Enigmatic Alex Bowman Is the Wild Card in the NASCAR Cup Series Playoffs

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Alex Bowman, driver of the No. 48 Chevrolet, gives a fist bump in victory lane after winning the NASCAR Cup Series Pocono Organics CBD 325 on June 26, 2021.

Rick Hendrick deemed Alex Bowman good enough to take over for Dale Earnhardt Jr. in 2018 and then Jimmie Johnson in 2021. The question that NASCAR fans have on the eve of the Cup Series playoffs is whether he’s good enough to win the title over one teammate who’s the defending champion and another who’s become the biggest name in the sport.

Given his uneven season, where Bowman finishes 10 weeks from is anyone’s guess.

The No. 48 Chevy starts the playoffs right in the hunt

Enigmatic Alex Bowman Is the Wild Card in the NASCAR Cup Series Playoffs
Alex Bowman, driver of the No. 48 Chevrolet, gives a fist bump in victory lane after winning the NASCAR Cup Series Pocono Organics CBD 325 on June 26, 2021. | James Gilbert/Getty Images

All four Hendrick Motorsports Chevys have advanced to the NASCAR Cup Series playoffs, led by top seed Kyle Larson and defending champion Chase Elliott, who starts the 10-race sequence fifth in points. Alex Bowman stands tied for sixth, and William Byron is eighth in the field of 16.

Bowman’s seeding is spot-on with his history. He has made the playoffs four straight years and finished sixth the past two seasons. If he finishes there again this year, Bowman could conceivably wind up fourth on the Hendrick Motorsports team.

“I’m just a guy that likes to wrench on race cars, spend time at home with my dogs. I’m a very regular person,” Bowman told NBC Sports. “I don’t mind if the media thinks I’m fourth in line to those three because they’re all pretty special and it’s just cool to be their teammate.”

Of course, the folks at Ally Financial would prefer for Bowman to feel like a champion instead of feeling cool to be part of the team. Upon Jimmie Johnson’s retirement, the organization moved Bowman from the No. 88 to Johnson’s No. 48, which Ally agreed to continue sponsoring.

That constituted a significant show of faith in a driver with two career Cup Series victories entering the current season.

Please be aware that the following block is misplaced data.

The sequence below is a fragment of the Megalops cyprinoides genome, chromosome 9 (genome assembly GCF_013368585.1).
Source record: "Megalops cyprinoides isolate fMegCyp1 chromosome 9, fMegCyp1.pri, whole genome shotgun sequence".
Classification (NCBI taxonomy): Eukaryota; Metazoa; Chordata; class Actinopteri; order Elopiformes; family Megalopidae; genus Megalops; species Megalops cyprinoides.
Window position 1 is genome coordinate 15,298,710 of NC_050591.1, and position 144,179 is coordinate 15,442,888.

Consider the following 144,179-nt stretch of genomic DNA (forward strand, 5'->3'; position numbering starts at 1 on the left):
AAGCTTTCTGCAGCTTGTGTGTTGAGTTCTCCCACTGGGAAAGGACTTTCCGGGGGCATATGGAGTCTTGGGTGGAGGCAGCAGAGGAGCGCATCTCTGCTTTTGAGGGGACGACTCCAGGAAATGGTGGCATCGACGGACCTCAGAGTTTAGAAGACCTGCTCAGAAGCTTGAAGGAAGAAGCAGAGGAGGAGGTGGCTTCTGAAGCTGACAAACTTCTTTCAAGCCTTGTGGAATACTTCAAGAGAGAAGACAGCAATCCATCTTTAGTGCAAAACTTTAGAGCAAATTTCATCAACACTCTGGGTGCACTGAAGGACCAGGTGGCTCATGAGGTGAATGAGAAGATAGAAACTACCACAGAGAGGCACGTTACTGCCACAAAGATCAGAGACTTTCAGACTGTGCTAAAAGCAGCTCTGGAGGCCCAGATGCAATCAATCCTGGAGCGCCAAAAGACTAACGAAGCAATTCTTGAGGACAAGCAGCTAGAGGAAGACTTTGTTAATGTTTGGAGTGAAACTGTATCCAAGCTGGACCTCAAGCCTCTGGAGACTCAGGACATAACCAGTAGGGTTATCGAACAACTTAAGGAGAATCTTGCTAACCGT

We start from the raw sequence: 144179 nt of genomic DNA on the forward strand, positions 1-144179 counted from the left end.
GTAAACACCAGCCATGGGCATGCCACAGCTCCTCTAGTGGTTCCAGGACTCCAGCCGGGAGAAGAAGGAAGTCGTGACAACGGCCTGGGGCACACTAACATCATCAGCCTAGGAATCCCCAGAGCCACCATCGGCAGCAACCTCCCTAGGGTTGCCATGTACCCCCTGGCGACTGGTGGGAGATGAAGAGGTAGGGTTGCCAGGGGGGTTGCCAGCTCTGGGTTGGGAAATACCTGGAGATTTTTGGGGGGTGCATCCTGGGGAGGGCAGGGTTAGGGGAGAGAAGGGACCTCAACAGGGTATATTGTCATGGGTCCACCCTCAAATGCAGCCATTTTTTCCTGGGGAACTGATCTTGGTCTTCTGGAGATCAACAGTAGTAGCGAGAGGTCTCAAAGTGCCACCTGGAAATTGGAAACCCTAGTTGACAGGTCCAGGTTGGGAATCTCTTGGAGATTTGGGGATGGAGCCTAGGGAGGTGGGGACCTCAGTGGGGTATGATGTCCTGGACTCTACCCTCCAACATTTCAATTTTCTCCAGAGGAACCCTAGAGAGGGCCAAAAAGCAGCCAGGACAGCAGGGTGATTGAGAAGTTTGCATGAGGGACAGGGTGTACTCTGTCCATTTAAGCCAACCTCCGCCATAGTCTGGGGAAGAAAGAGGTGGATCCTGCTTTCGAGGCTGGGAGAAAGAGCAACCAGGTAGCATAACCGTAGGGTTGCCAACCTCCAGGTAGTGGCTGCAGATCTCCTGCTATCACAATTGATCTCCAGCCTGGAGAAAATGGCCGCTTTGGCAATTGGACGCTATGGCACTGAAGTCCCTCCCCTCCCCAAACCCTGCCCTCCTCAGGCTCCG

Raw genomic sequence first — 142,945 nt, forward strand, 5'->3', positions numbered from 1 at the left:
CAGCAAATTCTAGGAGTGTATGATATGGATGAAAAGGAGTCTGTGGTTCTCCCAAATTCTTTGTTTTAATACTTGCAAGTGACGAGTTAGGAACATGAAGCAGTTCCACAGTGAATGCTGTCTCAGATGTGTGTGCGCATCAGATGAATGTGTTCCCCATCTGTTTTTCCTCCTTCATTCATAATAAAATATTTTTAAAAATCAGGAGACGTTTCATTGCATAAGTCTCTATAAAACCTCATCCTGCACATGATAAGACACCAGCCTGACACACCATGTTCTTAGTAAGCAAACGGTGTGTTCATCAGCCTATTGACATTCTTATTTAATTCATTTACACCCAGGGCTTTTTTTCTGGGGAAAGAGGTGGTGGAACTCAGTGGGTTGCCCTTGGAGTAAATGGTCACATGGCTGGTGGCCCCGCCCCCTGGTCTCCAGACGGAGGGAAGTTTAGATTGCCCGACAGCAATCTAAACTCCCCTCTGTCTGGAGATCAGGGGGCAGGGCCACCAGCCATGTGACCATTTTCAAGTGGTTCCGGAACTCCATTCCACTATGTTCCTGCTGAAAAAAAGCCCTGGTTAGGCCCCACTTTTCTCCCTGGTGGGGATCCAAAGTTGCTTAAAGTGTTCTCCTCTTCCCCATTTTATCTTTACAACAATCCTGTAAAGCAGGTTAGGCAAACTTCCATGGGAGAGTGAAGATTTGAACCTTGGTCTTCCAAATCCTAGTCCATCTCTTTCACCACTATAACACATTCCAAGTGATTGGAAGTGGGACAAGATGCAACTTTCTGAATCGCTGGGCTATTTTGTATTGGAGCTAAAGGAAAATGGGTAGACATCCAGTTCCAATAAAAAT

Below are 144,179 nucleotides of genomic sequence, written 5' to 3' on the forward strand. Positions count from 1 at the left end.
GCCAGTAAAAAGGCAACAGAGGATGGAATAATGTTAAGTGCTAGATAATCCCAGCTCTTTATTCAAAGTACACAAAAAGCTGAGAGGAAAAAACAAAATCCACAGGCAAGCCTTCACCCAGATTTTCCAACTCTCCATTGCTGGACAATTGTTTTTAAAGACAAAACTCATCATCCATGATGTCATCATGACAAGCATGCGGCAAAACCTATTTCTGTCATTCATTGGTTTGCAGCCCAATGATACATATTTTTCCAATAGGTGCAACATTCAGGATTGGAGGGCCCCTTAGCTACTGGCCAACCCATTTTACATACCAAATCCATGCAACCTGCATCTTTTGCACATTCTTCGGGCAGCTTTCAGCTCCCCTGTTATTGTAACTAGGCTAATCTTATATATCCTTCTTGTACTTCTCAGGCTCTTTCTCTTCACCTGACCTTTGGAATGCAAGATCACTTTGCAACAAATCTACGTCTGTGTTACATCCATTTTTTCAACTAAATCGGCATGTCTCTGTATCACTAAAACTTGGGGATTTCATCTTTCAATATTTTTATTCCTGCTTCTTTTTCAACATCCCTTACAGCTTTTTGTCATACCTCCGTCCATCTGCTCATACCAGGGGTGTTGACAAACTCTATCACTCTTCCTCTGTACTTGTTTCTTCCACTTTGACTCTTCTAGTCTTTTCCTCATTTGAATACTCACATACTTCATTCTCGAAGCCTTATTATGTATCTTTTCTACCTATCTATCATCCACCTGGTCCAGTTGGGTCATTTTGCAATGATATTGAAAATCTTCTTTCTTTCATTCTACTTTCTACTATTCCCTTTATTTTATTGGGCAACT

Why Alex Bowman is the wild card who could miss the first cut

Kyle Larson has been the king of the hill this season, winning five points events as well as the All-Star Race. He’ll open the playoffs with a 28-point lead over Ryan Blaney and Martin Truex Jr.

Blaney, Truex, and Alex Bowman won three times apiece during the regular season, but that’s about where the similarities end. Bowman has posted just three more top-five finishes, two fewer than Blaney and Truex. He’s also logged more DNFs (three) than either, led a modest 151 laps, and failed to secure a stage win.

Bowman has finished 22nd or worse six times in 2021. Doing that twice in one of the three-race elimination stages is a ticket to an ouster. Kevin Harvick won nine times in 32 races last season, then finished second, 16th, and 17th in the semifinals to miss the Championship Four at Phoenix.

The first three playoff races are at Darlington, Richmond, and Bristol. Bowman triumphed at Richmond, but he was 17th at Darlington and 22 (on the dirt) at Bristol, thus the Harvick mention.

Why Alex Bowman is the wild card who could win the NASCAR Cup Series crown

Anyone who wins three races during the regular season qualifies as capable of winning more between now and Martinsville on Oct. 31. A victory in one of the three-race elimination stages (Richmond, for instance) will advance Alex Bowman to the next stage, taking the sting out of potentially repeating those 17th– and 22nd-place showings.

Secondly, Hendrick Motorsports has figured out how to get the most out of its cars the past two seasons. After winning a respectable 11 times combined from 2017-19, the Chevys visited victory lane seven times in 2020 and 11 times thus far this year. The fleet twice swept the first four places in a race, a truly impressive accomplishment.

Lastly, don’t underestimate the value of a chip on Bowman’s shoulder.

“I think I can go win the championship and still, in the media’s eyes, be ‘the fourth guy’ there,” Bowman said in the NBC interview. “That’s fine with me. I’m not here to win a popularity contest.

“I don’t really mind it. I read what people say, and I see it. It is what it is. Last year, we had a great playoff run. I think just about everybody that was covering the sport had us going out in the first round last year and we finished sixth in the points and scored the (third) most points of everybody in the playoffs.”

Matching that sort of overachievement probably puts Bowman into the Championship Four, where it becomes 312 solid miles of driving in Phoenix to the season crown.

All stats courtesy of Racing Reference.

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